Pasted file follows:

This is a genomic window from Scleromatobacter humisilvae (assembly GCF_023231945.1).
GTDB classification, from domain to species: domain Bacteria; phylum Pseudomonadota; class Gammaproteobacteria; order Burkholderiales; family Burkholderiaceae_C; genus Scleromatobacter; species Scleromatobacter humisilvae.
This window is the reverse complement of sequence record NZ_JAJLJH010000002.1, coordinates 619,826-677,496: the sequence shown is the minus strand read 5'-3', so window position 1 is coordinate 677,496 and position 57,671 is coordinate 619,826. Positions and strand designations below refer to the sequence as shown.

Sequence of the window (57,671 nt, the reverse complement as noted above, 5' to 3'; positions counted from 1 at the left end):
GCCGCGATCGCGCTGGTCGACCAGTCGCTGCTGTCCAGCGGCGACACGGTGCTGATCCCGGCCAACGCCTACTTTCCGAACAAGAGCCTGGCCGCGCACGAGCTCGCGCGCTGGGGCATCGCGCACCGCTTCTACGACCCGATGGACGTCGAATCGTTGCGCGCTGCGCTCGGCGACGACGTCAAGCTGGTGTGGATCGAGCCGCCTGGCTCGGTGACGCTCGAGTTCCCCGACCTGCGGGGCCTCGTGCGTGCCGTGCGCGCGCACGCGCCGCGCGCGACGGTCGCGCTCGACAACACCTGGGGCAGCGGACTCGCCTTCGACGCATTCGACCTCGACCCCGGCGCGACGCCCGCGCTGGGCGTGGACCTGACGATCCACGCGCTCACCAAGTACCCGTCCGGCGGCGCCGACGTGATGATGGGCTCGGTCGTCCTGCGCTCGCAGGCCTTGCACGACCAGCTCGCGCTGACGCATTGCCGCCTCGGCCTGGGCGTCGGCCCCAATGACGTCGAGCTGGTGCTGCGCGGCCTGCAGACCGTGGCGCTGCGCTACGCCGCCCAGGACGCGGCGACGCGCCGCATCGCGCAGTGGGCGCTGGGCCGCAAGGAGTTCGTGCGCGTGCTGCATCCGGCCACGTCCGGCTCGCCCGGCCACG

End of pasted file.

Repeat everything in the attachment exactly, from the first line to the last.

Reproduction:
This is a genomic window from Scleromatobacter humisilvae (assembly GCF_023231945.1).
GTDB classification, from domain to species: domain Bacteria; phylum Pseudomonadota; class Gammaproteobacteria; order Burkholderiales; family Burkholderiaceae_C; genus Scleromatobacter; species Scleromatobacter humisilvae.
This window is the reverse complement of sequence record NZ_JAJLJH010000002.1, coordinates 619,826-677,496: the sequence shown is the minus strand read 5'-3', so window position 1 is coordinate 677,496 and position 57,671 is coordinate 619,826. Positions and strand designations below refer to the sequence as shown.

Sequence of the window (57,671 nt, the reverse complement as noted above, 5' to 3'; positions counted from 1 at the left end):
GCCGCGATCGCGCTGGTCGACCAGTCGCTGCTGTCCAGCGGCGACACGGTGCTGATCCCGGCCAACGCCTACTTTCCGAACAAGAGCCTGGCCGCGCACGAGCTCGCGCGCTGGGGCATCGCGCACCGCTTCTACGACCCGATGGACGTCGAATCGTTGCGCGCTGCGCTCGGCGACGACGTCAAGCTGGTGTGGATCGAGCCGCCTGGCTCGGTGACGCTCGAGTTCCCCGACCTGCGGGGCCTCGTGCGTGCCGTGCGCGCGCACGCGCCGCGCGCGACGGTCGCGCTCGACAACACCTGGGGCAGCGGACTCGCCTTCGACGCATTCGACCTCGACCCCGGCGCGACGCCCGCGCTGGGCGTGGACCTGACGATCCACGCGCTCACCAAGTACCCGTCCGGCGGCGCCGACGTGATGATGGGCTCGGTCGTCCTGCGCTCGCAGGCCTTGCACGACCAGCTCGCGCTGACGCATTGCCGCCTCGGCCTGGGCGTCGGCCCCAATGACGTCGAGCTGGTGCTGCGCGGCCTGCAGACCGTGGCGCTGCGCTACGCCGCCCAGGACGCGGCGACGCGCCGCATCGCGCAGTGGGCGCTGGGCCGCAAGGAGTTCGTGCGCGTGCTGCATCCGGCCACGTCCGGCTCGCCCGGCCACG